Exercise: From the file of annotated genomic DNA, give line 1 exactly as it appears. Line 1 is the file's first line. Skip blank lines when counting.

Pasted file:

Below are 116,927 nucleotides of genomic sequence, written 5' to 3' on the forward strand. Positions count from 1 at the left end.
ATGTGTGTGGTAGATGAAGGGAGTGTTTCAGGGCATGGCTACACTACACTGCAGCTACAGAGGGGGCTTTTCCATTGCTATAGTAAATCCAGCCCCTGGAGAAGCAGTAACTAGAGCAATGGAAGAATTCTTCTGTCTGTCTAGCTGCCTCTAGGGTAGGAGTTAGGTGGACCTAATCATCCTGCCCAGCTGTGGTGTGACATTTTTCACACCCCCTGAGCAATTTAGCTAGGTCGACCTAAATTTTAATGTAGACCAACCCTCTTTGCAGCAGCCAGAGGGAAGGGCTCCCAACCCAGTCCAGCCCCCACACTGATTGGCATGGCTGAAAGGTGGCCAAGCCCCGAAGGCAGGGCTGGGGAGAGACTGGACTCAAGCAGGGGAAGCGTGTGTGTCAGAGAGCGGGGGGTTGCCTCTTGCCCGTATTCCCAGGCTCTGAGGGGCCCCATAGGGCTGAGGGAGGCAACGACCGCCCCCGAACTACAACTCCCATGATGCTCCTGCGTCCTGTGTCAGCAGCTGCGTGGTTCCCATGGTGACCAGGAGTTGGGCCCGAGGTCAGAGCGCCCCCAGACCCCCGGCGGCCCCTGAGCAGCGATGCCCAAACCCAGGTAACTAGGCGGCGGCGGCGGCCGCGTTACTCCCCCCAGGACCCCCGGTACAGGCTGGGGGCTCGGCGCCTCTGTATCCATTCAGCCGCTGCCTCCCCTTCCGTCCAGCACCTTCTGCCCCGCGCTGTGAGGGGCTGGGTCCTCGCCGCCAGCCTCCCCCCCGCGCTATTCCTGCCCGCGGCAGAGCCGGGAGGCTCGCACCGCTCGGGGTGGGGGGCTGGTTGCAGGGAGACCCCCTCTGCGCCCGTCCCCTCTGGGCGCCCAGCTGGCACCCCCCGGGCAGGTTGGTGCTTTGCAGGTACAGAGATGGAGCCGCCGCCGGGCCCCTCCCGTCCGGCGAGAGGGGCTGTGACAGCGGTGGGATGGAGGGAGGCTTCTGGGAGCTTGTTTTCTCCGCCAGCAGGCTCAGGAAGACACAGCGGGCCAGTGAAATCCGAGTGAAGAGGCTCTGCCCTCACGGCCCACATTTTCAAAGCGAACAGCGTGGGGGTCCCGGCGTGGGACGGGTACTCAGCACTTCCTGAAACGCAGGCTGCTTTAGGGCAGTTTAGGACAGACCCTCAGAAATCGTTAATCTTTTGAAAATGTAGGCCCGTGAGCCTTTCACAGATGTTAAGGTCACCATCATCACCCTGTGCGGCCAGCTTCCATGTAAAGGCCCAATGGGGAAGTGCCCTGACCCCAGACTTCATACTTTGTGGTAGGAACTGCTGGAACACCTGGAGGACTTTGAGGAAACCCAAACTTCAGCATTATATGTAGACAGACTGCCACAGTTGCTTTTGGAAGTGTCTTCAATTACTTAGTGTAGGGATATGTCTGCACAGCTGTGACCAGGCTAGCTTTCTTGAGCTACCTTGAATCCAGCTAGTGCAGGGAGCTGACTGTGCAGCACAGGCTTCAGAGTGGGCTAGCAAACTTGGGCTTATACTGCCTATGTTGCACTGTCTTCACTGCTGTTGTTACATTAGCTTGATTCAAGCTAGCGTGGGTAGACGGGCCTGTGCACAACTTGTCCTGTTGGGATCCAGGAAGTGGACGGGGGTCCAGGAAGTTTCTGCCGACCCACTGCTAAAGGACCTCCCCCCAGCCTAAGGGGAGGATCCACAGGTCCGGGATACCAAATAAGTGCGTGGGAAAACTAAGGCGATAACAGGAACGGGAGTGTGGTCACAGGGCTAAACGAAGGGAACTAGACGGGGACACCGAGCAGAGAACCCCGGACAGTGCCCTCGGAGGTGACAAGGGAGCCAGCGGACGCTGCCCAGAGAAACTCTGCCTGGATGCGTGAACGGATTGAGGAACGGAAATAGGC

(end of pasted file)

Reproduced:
Below are 116,927 nucleotides of genomic sequence, written 5' to 3' on the forward strand. Positions count from 1 at the left end.